Climate change and pollution are two major concerns in today’s society. We’re experiencing strange weather patterns, and many species of plants and animals are becoming endangered at an alarming rate. But there’s only one planet Earth, and we all have to share it. That’s why banks are beginning to realize that some of the most important investments they can make are those that protect the environment.
Businesses have to adapt to a society’s ever-changing wants and needs; that’s why gluten-free, organic, and non-GMO products are appearing more often, whereas they were almost unheard of twenty or even ten years ago. Banks are the same way, and if customers are demanding better environmental practices, banks have to respond or else be left behind. And after the financial crisis of 2007 and 2008, many banks needed to find a way to build up their reputations again. As it turns out, helping out the environment is a great way to do so.
U.S. Bank is one institution that is making their dedication to the world around us bright and clear. On their page about environmental responsibility, they state that they have “invested more than $13 billion in environmentally beneficial business opportunities.” They also point out their environmentally-friendly initiatives, such as using renewable resources. And they’ve made a pretty big change; by investing $2 billion in renewable energy in 2015, U.S. Bank was able provide power to over 350,000 homes, and the “carbon off-set of these investments is equal to taking 540,000 cars off the road or planting about two million acres of forest.” Now that’s reducing your carbon footprint!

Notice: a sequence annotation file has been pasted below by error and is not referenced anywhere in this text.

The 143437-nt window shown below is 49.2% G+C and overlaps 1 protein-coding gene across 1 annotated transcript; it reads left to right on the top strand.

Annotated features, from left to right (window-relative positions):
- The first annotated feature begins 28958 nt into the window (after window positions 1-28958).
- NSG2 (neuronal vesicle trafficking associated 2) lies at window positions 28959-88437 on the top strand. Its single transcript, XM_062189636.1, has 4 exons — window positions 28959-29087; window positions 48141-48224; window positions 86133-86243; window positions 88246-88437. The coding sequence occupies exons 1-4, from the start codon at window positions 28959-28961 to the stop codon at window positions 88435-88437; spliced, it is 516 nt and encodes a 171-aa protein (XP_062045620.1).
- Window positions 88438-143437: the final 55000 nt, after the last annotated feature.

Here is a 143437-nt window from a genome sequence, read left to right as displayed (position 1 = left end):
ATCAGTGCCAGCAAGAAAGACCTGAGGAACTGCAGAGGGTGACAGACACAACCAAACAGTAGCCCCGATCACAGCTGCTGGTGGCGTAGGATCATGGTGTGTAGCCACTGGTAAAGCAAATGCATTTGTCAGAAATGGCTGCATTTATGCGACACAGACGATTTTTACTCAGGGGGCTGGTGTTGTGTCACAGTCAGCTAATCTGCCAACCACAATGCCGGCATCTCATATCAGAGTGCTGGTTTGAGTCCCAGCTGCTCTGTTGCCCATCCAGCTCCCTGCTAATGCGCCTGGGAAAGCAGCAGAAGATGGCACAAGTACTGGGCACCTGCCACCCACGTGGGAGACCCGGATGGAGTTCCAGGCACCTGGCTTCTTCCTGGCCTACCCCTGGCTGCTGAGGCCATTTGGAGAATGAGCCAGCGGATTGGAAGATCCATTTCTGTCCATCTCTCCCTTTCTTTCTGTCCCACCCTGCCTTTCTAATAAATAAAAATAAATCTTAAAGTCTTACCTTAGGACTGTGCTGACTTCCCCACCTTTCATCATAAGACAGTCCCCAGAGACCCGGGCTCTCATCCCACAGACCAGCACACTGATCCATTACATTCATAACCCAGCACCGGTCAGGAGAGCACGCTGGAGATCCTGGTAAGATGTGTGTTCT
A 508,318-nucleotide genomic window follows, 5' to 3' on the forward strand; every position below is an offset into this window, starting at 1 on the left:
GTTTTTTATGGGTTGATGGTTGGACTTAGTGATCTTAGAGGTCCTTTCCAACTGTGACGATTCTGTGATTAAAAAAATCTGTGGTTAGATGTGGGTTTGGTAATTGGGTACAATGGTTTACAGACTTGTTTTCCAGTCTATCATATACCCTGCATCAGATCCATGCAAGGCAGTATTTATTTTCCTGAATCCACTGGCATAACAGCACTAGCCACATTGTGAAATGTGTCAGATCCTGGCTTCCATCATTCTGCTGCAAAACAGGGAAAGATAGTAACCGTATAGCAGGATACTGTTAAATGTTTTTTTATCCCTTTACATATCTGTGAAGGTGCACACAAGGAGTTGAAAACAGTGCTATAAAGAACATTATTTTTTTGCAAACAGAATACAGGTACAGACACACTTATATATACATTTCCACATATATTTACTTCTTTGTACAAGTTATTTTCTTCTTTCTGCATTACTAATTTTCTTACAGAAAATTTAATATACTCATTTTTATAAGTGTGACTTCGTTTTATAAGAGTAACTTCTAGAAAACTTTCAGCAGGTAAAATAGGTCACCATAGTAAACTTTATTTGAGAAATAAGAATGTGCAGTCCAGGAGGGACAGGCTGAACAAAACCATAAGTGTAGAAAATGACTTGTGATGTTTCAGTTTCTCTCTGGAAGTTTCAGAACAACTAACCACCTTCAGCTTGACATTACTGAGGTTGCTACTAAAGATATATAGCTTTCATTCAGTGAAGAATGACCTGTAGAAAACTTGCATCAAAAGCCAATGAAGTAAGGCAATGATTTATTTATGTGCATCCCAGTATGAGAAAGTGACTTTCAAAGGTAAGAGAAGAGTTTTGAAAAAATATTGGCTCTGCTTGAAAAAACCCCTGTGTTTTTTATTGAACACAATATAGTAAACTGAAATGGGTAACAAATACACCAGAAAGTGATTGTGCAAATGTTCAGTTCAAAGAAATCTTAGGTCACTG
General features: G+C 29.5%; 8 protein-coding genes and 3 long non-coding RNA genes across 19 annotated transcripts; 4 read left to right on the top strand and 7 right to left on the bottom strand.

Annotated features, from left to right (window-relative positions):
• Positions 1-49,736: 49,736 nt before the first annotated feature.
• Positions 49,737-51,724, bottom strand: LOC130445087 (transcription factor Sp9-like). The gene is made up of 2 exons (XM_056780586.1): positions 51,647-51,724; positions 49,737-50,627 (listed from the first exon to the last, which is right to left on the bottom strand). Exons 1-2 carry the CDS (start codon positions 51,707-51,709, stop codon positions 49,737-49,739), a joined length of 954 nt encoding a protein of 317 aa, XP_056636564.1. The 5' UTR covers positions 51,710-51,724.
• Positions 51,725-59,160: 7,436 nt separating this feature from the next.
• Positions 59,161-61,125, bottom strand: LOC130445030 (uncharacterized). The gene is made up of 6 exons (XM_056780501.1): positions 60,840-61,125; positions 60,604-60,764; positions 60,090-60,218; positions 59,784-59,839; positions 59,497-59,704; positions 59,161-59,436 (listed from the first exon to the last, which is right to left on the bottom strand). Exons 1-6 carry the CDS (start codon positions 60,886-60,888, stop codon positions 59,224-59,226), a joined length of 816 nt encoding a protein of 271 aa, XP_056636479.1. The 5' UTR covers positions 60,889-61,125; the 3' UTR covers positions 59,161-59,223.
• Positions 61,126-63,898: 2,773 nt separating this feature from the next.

U.S. Bank also points out how helping the environment makes sense financially, stating that many of their initiatives have the potential to increase revenue and reduce costs and risks. Many of the renewable energy projects they invest in also create jobs. As it turns out, protecting the environment can have a pretty awesome impact - both for the world around you and for your wallet.
Citibank is another bank that stresses the financial importance of protecting the environment, and highlights the environmentally sustainable motives beneath their business strategy. Their Sustainability Strategy states, “The world is challenged by the current and potential impacts of climate change, increasing resource scarcity, and pressure on land, water and forests.... As a client-focused bank, Citi is committed to changing alongside its clients and working to support clients’ efforts [to protect the environment] by offering innovative new products and providing expertise on how environmental and social issues intersect with global finance.” Their commitment is shown by their pledge to lend, invest, and facilitate $100 billion over the next 10 years to programs and activities that reduce the impact of climate change. This comes after their $50 Billion Investment goal, which they met in 2013. Citibank has also set goals to reduce their water usage, energy consumption, and waste production, which would reduce their environmental impact over all.